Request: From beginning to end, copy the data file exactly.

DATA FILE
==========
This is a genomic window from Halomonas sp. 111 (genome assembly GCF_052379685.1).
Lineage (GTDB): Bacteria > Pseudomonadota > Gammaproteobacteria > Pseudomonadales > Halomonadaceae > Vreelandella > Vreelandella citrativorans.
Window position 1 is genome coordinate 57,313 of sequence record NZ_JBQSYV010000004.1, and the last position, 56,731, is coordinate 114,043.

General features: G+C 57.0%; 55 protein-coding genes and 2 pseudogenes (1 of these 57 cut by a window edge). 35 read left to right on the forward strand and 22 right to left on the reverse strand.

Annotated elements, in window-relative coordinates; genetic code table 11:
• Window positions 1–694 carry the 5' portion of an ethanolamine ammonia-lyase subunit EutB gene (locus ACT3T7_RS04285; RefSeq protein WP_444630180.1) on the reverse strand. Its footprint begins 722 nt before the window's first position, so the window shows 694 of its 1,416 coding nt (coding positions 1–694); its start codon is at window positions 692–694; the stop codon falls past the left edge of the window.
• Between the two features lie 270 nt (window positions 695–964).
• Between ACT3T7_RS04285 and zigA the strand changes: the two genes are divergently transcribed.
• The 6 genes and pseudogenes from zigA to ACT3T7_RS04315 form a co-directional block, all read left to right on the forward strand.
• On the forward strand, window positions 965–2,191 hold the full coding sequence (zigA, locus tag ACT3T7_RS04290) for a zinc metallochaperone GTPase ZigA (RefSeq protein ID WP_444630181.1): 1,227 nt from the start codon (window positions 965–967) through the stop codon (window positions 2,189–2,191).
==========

This is a genomic window from Halomonas sp. 111 (genome assembly GCF_052379685.1).
Lineage (GTDB): Bacteria > Pseudomonadota > Gammaproteobacteria > Pseudomonadales > Halomonadaceae > Vreelandella > Vreelandella citrativorans.
Window position 1 is genome coordinate 57,313 of sequence record NZ_JBQSYV010000004.1, and the last position, 56,731, is coordinate 114,043.

General features: G+C 57.0%; 55 protein-coding genes and 2 pseudogenes (1 of these 57 cut by a window edge). 35 read left to right on the forward strand and 22 right to left on the reverse strand.

Annotated elements, in window-relative coordinates; genetic code table 11:
• Window positions 1–694 carry the 5' portion of an ethanolamine ammonia-lyase subunit EutB gene (locus ACT3T7_RS04285; RefSeq protein WP_444630180.1) on the reverse strand. Its footprint begins 722 nt before the window's first position, so the window shows 694 of its 1,416 coding nt (coding positions 1–694); its start codon is at window positions 692–694; the stop codon falls past the left edge of the window.
• Between the two features lie 270 nt (window positions 695–964).
• Between ACT3T7_RS04285 and zigA the strand changes: the two genes are divergently transcribed.
• The 6 genes and pseudogenes from zigA to ACT3T7_RS04315 form a co-directional block, all read left to right on the forward strand.
• On the forward strand, window positions 965–2,191 hold the full coding sequence (zigA, locus tag ACT3T7_RS04290) for a zinc metallochaperone GTPase ZigA (RefSeq protein ID WP_444630181.1): 1,227 nt from the start codon (window positions 965–967) through the stop codon (window positions 2,189–2,191).